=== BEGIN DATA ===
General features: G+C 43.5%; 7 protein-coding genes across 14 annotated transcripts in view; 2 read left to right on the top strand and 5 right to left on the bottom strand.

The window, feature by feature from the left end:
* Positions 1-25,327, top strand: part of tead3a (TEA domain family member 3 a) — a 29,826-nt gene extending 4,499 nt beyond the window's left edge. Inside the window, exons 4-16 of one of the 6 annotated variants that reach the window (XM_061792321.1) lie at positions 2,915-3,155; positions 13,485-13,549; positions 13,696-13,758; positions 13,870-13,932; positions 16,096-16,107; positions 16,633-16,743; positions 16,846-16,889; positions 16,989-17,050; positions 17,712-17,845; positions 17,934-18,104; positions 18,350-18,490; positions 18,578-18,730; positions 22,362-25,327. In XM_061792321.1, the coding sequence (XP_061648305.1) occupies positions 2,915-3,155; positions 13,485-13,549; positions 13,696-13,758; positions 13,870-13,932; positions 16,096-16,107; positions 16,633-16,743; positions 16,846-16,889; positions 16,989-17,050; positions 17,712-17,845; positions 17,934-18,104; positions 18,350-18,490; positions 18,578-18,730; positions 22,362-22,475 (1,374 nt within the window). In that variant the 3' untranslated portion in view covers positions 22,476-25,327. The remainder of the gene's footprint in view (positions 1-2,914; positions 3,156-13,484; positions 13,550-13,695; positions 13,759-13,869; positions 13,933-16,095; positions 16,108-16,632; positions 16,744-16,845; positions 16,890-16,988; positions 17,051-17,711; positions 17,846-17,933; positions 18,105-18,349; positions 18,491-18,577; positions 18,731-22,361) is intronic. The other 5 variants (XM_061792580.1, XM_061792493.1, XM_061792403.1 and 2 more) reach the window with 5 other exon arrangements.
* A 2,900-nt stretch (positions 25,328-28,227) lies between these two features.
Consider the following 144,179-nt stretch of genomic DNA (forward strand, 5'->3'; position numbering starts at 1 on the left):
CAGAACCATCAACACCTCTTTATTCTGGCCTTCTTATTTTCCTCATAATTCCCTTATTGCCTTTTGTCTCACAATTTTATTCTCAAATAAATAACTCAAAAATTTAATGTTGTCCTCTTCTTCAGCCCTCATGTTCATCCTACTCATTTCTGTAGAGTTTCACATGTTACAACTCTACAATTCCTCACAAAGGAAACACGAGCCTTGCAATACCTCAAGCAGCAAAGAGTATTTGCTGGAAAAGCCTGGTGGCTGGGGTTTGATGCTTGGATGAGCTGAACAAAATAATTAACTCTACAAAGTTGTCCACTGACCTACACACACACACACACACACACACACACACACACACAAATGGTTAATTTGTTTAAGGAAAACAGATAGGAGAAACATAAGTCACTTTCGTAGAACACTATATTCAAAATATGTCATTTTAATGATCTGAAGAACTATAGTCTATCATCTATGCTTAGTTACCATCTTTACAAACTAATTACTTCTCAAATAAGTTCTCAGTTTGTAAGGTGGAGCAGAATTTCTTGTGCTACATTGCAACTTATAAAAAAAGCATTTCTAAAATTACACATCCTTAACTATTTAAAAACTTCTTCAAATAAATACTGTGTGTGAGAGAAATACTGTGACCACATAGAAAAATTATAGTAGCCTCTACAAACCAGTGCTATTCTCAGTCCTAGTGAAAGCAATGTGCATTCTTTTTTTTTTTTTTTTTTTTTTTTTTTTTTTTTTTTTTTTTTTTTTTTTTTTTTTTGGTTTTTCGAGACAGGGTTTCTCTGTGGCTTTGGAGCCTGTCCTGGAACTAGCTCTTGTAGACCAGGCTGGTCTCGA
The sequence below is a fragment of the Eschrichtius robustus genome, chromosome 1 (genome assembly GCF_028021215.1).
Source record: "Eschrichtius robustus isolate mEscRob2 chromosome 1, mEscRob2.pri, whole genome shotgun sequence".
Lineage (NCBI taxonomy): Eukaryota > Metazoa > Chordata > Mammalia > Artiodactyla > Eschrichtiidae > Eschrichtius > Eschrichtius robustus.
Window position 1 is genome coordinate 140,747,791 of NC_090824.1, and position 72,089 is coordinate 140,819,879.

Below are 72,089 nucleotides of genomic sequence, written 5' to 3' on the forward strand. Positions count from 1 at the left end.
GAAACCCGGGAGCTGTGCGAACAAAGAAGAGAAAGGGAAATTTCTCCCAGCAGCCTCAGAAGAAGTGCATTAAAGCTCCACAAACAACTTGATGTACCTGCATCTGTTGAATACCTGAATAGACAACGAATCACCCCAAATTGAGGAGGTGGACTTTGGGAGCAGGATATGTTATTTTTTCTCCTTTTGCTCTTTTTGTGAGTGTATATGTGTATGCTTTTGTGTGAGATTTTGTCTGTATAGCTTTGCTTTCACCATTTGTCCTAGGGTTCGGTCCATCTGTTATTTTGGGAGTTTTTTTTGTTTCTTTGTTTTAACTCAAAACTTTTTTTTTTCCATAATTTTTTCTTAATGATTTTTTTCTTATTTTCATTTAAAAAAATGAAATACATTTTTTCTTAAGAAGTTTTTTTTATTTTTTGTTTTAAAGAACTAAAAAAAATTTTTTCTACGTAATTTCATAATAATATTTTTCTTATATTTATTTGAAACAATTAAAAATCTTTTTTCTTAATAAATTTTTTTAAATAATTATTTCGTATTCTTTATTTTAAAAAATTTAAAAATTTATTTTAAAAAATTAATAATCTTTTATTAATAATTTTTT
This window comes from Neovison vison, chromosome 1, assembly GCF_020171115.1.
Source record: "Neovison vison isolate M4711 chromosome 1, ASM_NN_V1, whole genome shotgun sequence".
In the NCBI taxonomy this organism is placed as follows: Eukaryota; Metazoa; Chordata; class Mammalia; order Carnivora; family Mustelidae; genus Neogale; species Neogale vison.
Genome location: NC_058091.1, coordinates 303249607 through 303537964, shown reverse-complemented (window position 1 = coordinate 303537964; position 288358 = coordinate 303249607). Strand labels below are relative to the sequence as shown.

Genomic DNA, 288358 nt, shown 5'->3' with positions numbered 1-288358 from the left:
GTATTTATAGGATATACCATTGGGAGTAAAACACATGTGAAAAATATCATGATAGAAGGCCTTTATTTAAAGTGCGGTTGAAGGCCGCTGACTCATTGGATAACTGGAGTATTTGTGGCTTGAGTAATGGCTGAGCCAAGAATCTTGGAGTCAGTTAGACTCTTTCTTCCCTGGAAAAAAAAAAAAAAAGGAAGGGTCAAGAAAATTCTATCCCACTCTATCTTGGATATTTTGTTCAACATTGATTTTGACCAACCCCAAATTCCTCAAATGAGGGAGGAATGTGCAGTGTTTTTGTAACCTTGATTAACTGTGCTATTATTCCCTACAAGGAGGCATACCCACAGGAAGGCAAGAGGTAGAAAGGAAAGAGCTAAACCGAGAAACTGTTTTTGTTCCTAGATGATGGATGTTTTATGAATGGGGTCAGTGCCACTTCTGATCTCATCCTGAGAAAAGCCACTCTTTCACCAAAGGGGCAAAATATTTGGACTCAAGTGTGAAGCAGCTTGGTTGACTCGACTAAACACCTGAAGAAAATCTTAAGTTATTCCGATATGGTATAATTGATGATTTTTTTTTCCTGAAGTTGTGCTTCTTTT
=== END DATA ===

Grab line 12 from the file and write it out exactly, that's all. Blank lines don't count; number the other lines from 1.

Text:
GAAACCCGGGAGCTGTGCGAACAAAGAAGAGAAAGGGAAATTTCTCCCAGCAGCCTCAGAAGAAGTGCATTAAAGCTCCACAAACAACTTGATGTACCTGCATCTGTTGAATACCTGAATAGACAACGAATCACCCCAAATTGAGGAGGTGGACTTTGGGAGCAGGATATGTTATTTTTTCTCCTTTTGCTCTTTTTGTGAGTGTATATGTGTATGCTTTTGTGTGAGATTTTGTCTGTATAGCTTTGCTTTCACCATTTGTCCTAGGGTTCGGTCCATCTGTTATTTTGGGAGTTTTTTTTGTTTCTTTGTTTTAACTCAAAACTTTTTTTTTTCCATAATTTTTTCTTAATGATTTTTTTCTTATTTTCATTTAAAAAAATGAAATACATTTTTTCTTAAGAAGTTTTTTTTATTTTTTGTTTTAAAGAACTAAAAAAAATTTTTTCTACGTAATTTCATAATAATATTTTTCTTATATTTATTTGAAACAATTAAAAATCTTTTTTCTTAATAAATTTTTTTAAATAATTATTTCGTATTCTTTATTTTAAAAAATTTAAAAATTTATTTTAAAAAATTAATAATCTTTTATTAATAATTTTTT